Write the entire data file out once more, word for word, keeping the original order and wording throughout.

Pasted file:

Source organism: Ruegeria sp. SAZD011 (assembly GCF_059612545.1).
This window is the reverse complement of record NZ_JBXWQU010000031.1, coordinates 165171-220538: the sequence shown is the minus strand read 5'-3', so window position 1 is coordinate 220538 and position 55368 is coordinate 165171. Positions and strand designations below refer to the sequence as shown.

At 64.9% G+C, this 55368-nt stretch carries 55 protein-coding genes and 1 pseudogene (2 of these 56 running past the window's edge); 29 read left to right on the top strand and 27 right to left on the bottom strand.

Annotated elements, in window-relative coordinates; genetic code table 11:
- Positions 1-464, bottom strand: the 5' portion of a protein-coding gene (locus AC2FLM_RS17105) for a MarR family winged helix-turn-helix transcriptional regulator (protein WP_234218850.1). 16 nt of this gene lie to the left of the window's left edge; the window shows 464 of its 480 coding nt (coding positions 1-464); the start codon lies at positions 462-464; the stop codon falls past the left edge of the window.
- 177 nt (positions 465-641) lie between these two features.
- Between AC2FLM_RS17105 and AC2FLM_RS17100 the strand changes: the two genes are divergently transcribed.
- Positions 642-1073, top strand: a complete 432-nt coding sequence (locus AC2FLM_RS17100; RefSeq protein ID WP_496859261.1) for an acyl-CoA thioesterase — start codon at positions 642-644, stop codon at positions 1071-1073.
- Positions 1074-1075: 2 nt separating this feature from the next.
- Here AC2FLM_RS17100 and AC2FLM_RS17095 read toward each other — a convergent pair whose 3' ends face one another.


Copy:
Source organism: Ruegeria sp. SAZD011 (assembly GCF_059612545.1).
This window is the reverse complement of record NZ_JBXWQU010000031.1, coordinates 165171-220538: the sequence shown is the minus strand read 5'-3', so window position 1 is coordinate 220538 and position 55368 is coordinate 165171. Positions and strand designations below refer to the sequence as shown.

At 64.9% G+C, this 55368-nt stretch carries 55 protein-coding genes and 1 pseudogene (2 of these 56 running past the window's edge); 29 read left to right on the top strand and 27 right to left on the bottom strand.

Annotated elements, in window-relative coordinates; genetic code table 11:
- Positions 1-464, bottom strand: the 5' portion of a protein-coding gene (locus AC2FLM_RS17105) for a MarR family winged helix-turn-helix transcriptional regulator (protein WP_234218850.1). 16 nt of this gene lie to the left of the window's left edge; the window shows 464 of its 480 coding nt (coding positions 1-464); the start codon lies at positions 462-464; the stop codon falls past the left edge of the window.
- 177 nt (positions 465-641) lie between these two features.
- Between AC2FLM_RS17105 and AC2FLM_RS17100 the strand changes: the two genes are divergently transcribed.
- Positions 642-1073, top strand: a complete 432-nt coding sequence (locus AC2FLM_RS17100; RefSeq protein ID WP_496859261.1) for an acyl-CoA thioesterase — start codon at positions 642-644, stop codon at positions 1071-1073.
- Positions 1074-1075: 2 nt separating this feature from the next.
- Here AC2FLM_RS17100 and AC2FLM_RS17095 read toward each other — a convergent pair whose 3' ends face one another.